Automatic Re-Initialization and Failure Recovery




High-resolution photos can be found here.


With drones becoming more and more popular, safety is a big concern. A critical situation occurs when a drone temporarily loses its GPS position information, which might lead it to crash. This can happen, for instance, when flying close to buildings where GPS signal is lost. In such situations, it is desirable that the drone can rely on fall-back systems and regain stable flight as soon as possible.

We developped a new technology to automatically recover and stabilize a quadrotor from any initial condition. On the one hand, this new technology can allow a quadrotor to be launched by simply tossing it in the air, like a "baseball ball". On the other hand, it allows a quadrotor to recover back into stable flight after a system failure. Since this technology does not rely on any external infrastructure, such as GPS, it enables the safe use of drones in both indoors and outdoors environments. Thus, our new technology can become relevant for commercial use of drones, such as parcel delivery.

Our quadrotor is equipped with a single camera, an inertial measurement unit, and a distance sensor (Teraranger One). The stabilization system of the quadrotor emulates the visual system and the sense of balance within humans. As soon as a toss or a failure situation is detected, our computer-vision software analyses the images looking for distinctive landmarks in the environment, which it uses to restore balance.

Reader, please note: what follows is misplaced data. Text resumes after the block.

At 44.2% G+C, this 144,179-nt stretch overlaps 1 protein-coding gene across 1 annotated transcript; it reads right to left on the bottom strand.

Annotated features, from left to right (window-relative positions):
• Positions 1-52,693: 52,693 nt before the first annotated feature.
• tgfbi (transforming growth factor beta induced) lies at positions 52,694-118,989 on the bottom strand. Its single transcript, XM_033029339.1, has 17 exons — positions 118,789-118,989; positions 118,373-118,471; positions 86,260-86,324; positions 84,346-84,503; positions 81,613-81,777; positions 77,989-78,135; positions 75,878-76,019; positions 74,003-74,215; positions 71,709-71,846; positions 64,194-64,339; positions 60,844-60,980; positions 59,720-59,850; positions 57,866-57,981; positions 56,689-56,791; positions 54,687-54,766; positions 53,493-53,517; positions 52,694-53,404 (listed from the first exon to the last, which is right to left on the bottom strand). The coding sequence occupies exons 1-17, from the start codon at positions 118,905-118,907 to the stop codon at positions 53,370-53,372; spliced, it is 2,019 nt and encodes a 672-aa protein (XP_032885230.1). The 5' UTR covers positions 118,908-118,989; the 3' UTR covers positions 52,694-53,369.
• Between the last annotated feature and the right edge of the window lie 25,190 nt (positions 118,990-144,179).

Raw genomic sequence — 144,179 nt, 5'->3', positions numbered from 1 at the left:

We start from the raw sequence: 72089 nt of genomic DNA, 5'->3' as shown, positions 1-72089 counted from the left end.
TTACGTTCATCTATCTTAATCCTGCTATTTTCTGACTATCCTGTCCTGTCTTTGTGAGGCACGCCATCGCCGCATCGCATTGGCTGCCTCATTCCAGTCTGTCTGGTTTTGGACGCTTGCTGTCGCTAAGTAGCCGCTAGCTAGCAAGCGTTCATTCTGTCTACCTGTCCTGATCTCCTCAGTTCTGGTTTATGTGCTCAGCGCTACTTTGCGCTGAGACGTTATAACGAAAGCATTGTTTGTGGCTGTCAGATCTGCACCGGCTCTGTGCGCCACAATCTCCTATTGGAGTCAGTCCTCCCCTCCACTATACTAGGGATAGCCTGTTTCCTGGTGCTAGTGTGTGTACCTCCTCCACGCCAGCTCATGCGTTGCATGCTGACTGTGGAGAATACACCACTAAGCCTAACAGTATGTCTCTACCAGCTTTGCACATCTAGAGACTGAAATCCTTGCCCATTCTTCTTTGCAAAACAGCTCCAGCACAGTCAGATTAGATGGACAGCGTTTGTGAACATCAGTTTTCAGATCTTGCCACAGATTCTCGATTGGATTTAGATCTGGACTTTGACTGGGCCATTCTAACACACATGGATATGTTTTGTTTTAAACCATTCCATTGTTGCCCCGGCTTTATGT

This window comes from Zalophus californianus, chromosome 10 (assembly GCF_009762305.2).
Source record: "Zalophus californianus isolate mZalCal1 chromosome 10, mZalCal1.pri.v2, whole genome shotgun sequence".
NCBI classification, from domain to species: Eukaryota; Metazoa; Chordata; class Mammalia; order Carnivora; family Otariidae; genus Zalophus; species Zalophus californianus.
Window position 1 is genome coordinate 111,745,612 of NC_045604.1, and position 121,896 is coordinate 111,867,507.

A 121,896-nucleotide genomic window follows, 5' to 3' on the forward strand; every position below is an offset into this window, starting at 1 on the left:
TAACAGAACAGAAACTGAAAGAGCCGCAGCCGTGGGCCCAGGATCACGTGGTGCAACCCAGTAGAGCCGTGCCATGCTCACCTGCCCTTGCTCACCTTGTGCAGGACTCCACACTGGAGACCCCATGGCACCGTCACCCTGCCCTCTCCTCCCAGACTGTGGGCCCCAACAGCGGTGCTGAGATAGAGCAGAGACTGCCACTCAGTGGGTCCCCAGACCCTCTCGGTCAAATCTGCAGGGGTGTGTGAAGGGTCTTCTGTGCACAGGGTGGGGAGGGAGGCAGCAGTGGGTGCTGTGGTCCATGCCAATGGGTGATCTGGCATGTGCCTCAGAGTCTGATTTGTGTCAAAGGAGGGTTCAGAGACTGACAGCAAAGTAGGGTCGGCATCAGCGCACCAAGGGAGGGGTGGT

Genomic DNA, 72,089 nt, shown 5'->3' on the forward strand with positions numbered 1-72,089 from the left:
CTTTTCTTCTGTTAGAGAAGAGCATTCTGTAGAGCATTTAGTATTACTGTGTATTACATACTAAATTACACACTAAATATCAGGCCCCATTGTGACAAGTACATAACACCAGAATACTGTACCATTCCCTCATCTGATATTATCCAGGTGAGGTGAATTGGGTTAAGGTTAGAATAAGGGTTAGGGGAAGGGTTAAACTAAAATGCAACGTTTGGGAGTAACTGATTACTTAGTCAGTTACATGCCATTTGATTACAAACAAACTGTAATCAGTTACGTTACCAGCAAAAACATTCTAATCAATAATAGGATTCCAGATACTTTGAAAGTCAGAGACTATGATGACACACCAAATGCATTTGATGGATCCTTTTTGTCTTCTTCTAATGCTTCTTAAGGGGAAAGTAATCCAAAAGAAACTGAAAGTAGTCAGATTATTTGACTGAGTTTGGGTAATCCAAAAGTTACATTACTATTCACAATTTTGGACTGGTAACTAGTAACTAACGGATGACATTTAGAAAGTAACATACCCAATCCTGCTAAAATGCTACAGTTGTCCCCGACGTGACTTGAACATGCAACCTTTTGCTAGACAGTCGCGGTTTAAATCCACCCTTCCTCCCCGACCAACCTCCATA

All the image processing and control runs on a smartphone processor onboard the drone. The onboard sensing and computation renders the drone safe and able to fly unaided. This allows the drone to fulfil its mission without any communication or interaction with the operator.

The recovery procedure consists of multiple stages, in which the quadrotor, first, stabilizes its attitude and altitude, then, re-initializes its visual state-estimation pipeline before stabilizing fully autonomously. To experimentally demonstrate the performance of our system, in the video we aggressively throw the quadrotor in the air by hand and have it recover and stabilize all by itself. We chose this example as it simulates conditions similar to failure recovery during aggressive flight. Our system was able to recover successfully in several hundred throws in both indoor and outdoor environments.


References

M. Faessler, F. Fontana, C. Forster, D. Scaramuzza

Automatic Re-Initialization and Failure Recovery for Aggressive Flight with a Monocular Vision-Based Quadrotor

IEEE International Conference on Robotics and Automation (ICRA), Seattle, 2015.

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M. Faessler, F. Fontana, C. Forster, E. Mueggler, M. Pizzoli, D. Scaramuzza

Autonomous, Vision-based Flight and Live Dense 3D Mapping with a Quadrotor Micro Aerial Vehicle

Journal of Field Robotics, 2015.

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